Governor Newsom’s January budget proposal includes $1 billion in new funding for higher education. Much has been made of his plan to cover two years of tuition for first-time, full-time community college students. But that is just one aspect of an overall approach that provides extensive support to a wide variety of students.
Newsom’s proposal increases by nearly 15% the number of “competitive” Cal Grants—a distinct type of support available to students who do not qualify for entitlement grants. Recipients of competitive Cal Grants are often older, non-traditional students. Further, all Cal Grant recipients who have dependent children would receive an additional $6,000 to help with non-tuition related costs. In addition, Newsom’s budget allocates nearly $50 million to programs that address housing and student hunger—and those that provide legal services for undocumented students, staff, and faculty.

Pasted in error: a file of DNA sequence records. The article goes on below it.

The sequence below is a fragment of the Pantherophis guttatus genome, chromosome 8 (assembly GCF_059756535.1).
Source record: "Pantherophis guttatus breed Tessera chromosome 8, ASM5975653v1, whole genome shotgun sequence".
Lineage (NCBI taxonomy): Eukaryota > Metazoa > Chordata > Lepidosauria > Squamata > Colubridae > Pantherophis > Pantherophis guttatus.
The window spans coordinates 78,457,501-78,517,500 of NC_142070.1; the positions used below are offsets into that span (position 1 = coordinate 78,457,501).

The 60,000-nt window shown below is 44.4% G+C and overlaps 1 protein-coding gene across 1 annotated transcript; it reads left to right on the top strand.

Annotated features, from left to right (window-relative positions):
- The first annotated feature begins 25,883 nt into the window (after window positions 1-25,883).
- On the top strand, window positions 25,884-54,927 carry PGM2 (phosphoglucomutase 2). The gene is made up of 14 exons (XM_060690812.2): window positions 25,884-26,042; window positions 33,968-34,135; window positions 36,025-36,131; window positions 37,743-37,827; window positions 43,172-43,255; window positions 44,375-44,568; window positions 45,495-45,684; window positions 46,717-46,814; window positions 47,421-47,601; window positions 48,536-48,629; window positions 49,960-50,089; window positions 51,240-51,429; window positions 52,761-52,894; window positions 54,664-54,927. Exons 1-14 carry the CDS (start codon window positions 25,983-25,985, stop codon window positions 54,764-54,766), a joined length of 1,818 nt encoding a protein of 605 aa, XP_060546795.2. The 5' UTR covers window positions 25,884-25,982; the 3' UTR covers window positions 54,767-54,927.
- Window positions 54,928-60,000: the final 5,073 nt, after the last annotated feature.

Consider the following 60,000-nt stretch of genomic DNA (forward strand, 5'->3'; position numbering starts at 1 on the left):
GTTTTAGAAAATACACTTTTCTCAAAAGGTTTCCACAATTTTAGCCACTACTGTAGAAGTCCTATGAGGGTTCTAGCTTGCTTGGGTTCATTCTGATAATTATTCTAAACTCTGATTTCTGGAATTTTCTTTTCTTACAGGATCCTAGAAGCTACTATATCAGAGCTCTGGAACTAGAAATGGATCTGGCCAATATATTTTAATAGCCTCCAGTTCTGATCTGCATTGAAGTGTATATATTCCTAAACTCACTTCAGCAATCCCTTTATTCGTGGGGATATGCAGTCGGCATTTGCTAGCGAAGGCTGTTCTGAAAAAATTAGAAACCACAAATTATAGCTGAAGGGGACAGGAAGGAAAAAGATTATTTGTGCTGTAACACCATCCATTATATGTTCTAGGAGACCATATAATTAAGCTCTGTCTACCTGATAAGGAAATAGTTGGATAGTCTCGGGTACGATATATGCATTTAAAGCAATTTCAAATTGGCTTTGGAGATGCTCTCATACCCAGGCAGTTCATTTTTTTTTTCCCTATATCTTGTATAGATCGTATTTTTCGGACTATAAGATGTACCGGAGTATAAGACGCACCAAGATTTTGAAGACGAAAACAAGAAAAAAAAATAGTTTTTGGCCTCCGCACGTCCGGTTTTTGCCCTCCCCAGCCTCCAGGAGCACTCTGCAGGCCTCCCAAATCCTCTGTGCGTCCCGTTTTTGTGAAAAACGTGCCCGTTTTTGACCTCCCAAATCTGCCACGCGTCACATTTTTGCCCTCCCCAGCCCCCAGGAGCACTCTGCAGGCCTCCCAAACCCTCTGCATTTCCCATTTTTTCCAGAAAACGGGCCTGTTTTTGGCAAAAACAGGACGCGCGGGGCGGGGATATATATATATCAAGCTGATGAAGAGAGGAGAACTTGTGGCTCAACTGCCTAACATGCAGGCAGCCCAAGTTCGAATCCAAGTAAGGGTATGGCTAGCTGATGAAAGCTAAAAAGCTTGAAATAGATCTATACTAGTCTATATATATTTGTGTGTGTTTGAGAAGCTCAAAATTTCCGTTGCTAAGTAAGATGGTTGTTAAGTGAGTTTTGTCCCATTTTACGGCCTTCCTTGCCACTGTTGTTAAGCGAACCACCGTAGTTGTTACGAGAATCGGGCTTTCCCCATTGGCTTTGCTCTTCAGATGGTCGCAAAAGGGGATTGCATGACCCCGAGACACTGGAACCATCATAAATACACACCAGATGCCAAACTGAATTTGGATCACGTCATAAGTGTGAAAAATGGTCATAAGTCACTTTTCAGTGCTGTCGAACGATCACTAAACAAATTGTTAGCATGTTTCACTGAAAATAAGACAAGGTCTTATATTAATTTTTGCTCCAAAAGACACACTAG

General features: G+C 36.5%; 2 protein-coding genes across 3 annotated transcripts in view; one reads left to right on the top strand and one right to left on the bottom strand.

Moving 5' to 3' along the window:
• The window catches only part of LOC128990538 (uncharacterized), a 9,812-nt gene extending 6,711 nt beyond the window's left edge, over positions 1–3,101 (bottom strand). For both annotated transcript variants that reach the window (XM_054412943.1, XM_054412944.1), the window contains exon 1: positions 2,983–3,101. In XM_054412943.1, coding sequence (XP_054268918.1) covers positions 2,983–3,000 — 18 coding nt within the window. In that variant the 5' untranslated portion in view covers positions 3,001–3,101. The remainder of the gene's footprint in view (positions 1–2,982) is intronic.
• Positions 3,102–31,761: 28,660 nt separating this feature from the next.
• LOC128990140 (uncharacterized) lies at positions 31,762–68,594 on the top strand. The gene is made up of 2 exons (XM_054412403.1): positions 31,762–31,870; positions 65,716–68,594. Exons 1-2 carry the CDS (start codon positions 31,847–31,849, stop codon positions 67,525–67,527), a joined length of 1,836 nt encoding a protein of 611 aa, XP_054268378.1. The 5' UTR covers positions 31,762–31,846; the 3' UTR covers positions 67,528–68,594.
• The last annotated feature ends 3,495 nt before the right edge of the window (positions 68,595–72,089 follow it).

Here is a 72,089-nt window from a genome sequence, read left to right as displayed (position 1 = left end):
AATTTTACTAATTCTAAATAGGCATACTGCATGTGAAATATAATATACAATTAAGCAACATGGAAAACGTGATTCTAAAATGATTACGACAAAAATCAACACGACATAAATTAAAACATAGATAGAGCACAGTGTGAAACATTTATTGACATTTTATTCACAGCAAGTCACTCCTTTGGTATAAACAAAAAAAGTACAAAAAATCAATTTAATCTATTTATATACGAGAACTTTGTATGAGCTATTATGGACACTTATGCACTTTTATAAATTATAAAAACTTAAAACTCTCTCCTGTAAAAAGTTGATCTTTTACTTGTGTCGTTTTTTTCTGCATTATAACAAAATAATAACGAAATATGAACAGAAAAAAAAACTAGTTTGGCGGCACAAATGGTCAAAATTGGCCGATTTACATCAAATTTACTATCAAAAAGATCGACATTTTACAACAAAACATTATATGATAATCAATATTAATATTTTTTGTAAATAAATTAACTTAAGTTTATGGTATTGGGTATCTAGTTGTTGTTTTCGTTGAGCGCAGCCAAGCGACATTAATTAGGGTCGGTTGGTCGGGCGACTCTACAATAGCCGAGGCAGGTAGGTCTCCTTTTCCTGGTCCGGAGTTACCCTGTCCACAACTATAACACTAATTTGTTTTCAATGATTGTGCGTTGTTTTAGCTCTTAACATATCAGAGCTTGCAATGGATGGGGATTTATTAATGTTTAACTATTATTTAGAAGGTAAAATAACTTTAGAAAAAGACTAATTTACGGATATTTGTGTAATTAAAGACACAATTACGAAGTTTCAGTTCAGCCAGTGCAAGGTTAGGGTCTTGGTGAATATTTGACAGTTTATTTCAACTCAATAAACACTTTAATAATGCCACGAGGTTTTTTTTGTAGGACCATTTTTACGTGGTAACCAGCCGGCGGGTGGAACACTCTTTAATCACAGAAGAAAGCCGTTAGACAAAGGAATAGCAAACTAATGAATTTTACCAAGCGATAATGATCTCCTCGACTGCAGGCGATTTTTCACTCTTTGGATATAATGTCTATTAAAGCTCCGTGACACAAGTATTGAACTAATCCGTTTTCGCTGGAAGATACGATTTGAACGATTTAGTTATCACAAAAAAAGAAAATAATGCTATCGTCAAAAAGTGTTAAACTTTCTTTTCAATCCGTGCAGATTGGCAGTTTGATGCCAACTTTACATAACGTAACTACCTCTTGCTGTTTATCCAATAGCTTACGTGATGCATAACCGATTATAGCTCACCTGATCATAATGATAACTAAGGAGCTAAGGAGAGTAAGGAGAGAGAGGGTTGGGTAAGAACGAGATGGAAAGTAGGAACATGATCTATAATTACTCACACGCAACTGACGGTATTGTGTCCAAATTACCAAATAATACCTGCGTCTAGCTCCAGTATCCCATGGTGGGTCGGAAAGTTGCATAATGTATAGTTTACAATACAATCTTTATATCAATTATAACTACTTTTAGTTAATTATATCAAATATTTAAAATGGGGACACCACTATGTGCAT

The governor’s focus on affordability aligns with Californians’ concerns regarding higher education. According to the latest PPIC survey on Californians and higher education, 58% of all adults noted that affordability was a big problem for California’s public higher education systems; just 14% said that it was not much of a problem. Most Californians also said that higher education should be a high priority for the new governor. This budget proposal suggests that Governor Newsom is listening.